Arizona State University has a world class facility for transmission electron microscopy (TEM). We have a unique set of state-of-the-art cutting edge instruments which are employed for advanced materials research. The microscopes are housed in the LeRoy Eyring Center for Solid State Science (http://le-csss.asu.edu/) . TEM is a powerful technique for characterizing the nanostructure and nanochemistry of materials. Modern instruments have spatial resolutions of better than 0.1 nm and are capable of providing direct information on bulk, defect and surface structures. This has become an essential tool in determining the structure, composition and bonding in nanomaterials, and it is now critical in fundamental materials research. There are a variety of different imaging, spectroscopic and diffraction techniques available in an electron microscope. Imaging techniques such as phase contrast imaging and Z-contrast imaging can provide atomic structure, defect distribution, strain information and particle and grain morphology. Spectroscopic techniques provide nanoscale composition, electronic bonding information and optical properties. Diffraction techniques can provide structure and crystal symmetry information in addition to localized strain measurements.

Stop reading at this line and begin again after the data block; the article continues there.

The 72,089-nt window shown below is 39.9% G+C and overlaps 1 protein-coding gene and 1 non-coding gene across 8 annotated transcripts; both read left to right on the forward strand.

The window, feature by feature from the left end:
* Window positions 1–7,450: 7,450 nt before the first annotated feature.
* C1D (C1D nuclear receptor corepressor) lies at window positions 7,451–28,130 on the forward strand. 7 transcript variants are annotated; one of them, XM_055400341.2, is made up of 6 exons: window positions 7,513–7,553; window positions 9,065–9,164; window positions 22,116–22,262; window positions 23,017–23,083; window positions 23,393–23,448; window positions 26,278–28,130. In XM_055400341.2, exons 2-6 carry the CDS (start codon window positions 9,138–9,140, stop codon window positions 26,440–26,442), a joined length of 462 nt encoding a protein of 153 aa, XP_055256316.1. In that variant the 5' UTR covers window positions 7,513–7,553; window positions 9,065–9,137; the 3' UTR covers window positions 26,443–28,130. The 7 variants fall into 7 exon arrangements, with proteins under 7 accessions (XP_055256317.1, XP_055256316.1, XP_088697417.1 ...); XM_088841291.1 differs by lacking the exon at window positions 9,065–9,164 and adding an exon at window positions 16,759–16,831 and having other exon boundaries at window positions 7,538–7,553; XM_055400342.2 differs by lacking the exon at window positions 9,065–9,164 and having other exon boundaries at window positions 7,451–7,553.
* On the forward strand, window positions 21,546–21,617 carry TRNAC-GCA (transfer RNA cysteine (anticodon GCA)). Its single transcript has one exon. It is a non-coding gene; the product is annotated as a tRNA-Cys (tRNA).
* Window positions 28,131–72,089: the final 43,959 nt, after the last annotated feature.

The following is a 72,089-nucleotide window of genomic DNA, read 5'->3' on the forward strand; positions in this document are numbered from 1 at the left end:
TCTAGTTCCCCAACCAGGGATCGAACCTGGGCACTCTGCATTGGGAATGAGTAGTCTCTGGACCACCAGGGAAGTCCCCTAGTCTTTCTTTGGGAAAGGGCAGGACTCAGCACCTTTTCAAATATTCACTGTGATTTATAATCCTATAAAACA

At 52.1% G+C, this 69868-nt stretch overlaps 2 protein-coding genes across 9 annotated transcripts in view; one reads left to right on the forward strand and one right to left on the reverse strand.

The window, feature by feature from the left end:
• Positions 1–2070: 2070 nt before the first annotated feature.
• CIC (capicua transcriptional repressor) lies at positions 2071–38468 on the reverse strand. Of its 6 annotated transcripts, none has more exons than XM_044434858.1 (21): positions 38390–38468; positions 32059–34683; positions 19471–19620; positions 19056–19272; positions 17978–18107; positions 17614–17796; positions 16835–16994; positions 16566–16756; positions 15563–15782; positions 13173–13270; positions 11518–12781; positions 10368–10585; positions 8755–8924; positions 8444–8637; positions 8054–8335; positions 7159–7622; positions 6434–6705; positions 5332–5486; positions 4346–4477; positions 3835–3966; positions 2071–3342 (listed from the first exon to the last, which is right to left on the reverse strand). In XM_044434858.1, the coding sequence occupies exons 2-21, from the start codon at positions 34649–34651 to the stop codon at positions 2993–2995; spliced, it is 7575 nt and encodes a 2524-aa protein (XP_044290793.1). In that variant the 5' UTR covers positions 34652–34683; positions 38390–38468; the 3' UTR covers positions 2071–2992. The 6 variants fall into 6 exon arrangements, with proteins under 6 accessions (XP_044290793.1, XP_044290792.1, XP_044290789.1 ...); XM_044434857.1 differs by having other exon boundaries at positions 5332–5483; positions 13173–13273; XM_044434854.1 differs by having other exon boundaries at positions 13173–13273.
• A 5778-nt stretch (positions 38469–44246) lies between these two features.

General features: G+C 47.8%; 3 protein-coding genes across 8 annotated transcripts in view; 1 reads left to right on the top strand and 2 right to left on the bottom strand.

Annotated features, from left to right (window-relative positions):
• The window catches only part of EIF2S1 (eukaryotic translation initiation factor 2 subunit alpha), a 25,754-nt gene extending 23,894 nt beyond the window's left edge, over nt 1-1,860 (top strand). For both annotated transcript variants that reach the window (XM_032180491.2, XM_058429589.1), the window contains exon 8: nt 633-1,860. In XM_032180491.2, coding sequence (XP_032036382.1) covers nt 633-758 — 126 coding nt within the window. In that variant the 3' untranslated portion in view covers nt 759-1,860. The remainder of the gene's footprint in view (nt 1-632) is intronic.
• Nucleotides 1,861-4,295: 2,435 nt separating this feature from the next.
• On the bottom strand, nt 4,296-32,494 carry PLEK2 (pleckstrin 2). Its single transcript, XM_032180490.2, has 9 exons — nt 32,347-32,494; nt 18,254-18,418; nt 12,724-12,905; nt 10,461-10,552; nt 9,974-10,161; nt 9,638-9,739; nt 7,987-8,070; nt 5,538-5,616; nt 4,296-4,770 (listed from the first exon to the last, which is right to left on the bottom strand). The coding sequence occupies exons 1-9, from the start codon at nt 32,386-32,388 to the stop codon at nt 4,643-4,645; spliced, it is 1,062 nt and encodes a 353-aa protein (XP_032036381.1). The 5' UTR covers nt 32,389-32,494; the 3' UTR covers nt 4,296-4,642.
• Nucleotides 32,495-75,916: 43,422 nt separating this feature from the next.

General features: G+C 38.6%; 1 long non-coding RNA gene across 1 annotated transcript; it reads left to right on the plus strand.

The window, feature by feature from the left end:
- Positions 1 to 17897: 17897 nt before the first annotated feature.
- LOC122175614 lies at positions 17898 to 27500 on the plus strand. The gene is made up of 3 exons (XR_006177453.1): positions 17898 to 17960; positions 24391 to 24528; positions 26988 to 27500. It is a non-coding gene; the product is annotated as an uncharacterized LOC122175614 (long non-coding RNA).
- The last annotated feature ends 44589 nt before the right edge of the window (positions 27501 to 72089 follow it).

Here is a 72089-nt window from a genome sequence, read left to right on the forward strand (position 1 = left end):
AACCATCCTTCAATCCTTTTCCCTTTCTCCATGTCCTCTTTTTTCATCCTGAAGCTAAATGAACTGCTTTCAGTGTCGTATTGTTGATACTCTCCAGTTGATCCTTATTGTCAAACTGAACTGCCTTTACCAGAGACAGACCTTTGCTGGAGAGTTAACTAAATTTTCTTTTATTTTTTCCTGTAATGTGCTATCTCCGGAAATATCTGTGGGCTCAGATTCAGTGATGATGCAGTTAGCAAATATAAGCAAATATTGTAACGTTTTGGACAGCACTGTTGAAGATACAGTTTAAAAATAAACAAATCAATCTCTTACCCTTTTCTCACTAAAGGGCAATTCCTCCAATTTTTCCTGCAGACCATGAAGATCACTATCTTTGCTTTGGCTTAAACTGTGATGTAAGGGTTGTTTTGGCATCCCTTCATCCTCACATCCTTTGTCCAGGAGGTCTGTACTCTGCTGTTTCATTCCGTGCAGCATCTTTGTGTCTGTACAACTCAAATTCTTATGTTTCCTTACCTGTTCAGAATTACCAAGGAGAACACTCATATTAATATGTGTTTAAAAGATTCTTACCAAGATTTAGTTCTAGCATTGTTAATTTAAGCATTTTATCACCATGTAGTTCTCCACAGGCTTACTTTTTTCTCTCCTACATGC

Scanning transmission electron microscopy (STEM) focusses the electron beam to subnanometer dimension and is particularly powerful at probing chemical composition with atomic resolution via nanospectroscopy. In energy dispersive x-ray spectroscopy, the incident high energy electron excites atoms in the sample and when these atoms de-excite they may emit an x-ray. The energy of the emitted x-rays is a finger print of the elements present in the material. The excited volume of materials is controlled by the size of the focused electron probe. In a second technique called electron energy-loss spectroscopy (EELS), the incident electron loses energy when it passes through the sample due to interaction with the atoms in the material. The distribution of energy losses contains detailed information on the elemental composition and electronic bonding in the materials. Because the electron beam diameter may be a small as 0.1 nm, this compositional and bonding information is obtained with atomic resolution.
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